Solar charging

Jun 18, 2019
42
25
Funster No
61,736
MH
Don’t own one yet
Exp
Im a newbie
Hi

I have recently purchased a used MH with solar panels installed ( not sure of spec of theses as yet ) Unfortunately all details of this aspect were overlooked at handover and a quick call to get some assistance didn't help greatly. " The regulator will have been set up to charge the batteries " ( there are 3 leisure batteries ).

Any way, I located the regulator but I have no idea how these things work. I have taken some photos ( attached ) and wonder if one of you kind souls could explain, in layman's terms, how this setup works.

ThanksGhr082mtTaK2bdwWyZOQFQ.jpgbuOefFDcTISMpuOqHObYvg.jpgwg3%ekIbTGCSE1hKS+C3bA.jpgL90pv2twRBW4Fgyo1YYcAw.jpg
 
Apr 27, 2016
1,184
687
Manchester
Funster No
42,762
MH
A class Hymer
Exp
Since the 80s
The solar regulator has two inputs from the panel, positive (red) and negative (black). There are three output wires to the batteries. Because the negatives of the starter and leisure batteries are connected together, there is only one negative wire, which does for both. The negative is blue, the positive for the leisure battery (Wohnraum batterie) is black, the positive for the starter battery is red.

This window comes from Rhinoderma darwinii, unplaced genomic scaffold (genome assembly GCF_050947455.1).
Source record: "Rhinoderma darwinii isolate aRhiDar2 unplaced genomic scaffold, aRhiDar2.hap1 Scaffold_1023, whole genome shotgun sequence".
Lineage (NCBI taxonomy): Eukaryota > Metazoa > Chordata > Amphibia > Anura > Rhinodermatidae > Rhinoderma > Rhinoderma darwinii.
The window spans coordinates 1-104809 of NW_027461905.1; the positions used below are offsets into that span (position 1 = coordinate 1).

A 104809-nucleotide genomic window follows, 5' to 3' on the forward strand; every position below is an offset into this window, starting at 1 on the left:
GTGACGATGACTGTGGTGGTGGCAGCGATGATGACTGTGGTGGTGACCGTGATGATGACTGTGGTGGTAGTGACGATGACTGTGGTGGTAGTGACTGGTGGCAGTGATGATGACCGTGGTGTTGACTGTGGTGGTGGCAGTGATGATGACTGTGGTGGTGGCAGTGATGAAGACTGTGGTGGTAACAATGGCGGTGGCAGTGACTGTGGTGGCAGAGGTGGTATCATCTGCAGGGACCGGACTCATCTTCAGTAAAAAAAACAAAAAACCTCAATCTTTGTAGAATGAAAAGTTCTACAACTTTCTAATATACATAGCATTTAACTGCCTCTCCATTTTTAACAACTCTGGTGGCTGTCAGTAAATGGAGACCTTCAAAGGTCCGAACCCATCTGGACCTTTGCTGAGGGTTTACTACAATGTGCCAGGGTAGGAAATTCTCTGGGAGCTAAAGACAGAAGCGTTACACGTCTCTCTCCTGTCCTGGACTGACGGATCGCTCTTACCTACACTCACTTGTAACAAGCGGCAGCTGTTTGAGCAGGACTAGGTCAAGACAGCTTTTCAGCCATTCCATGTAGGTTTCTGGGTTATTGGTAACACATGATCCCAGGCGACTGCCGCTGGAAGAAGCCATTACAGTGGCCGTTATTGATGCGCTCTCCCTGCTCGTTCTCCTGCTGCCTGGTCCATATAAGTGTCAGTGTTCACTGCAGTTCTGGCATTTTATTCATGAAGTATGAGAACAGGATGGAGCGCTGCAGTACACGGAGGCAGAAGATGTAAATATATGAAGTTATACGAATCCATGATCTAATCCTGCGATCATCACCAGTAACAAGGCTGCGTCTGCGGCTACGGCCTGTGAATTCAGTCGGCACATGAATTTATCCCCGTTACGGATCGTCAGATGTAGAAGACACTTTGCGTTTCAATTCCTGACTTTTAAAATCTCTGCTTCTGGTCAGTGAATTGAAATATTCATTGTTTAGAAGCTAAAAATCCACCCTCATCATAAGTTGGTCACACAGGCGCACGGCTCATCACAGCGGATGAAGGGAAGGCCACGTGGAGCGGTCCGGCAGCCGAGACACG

The blue and black leisure battery outputs are fed into the Elektroblock by the connector just by the mains plug marked 'Solar Regler'.

For some reason, on some Elektroblock models including this one I assume (can't see the model number in the photo), there is no proper input for the solar regulator starter battery output. There are various ways to get round this, and your setup is quite a neat solution. It's a bit complicated.

The 5-pin connector in front of the EBL has been unplugged, and a 5-pin plug and socket with short wires put in to extend it. Four of the wires are just connected straight through. The fifth (red) has been modified. Instead of going straight through, it first goes from the EBL plug to the solar regulator starter battery connection, then comes back from there to the extender plug.

That pin of the plug is a dual-purpose wire. When on mains hookup, a set of relays automatically connect the mains charger to the starter battery. When not on mains hookup, another set of relays automatically connect the starter battery and fridge, but only while the engine is running and the alternator is providing power. So this pin has been used as a convenient way to access the starter battery.

In addition to this, you have an extra mains charger, because the charger internal to the EBL is not beefy enough to charge 3 leisure batteries. The three output wires go to the 'Zus. Lader' 3-pin connector on the EBL, and the fuse for this is the one marked 'Zusatz Laderegler'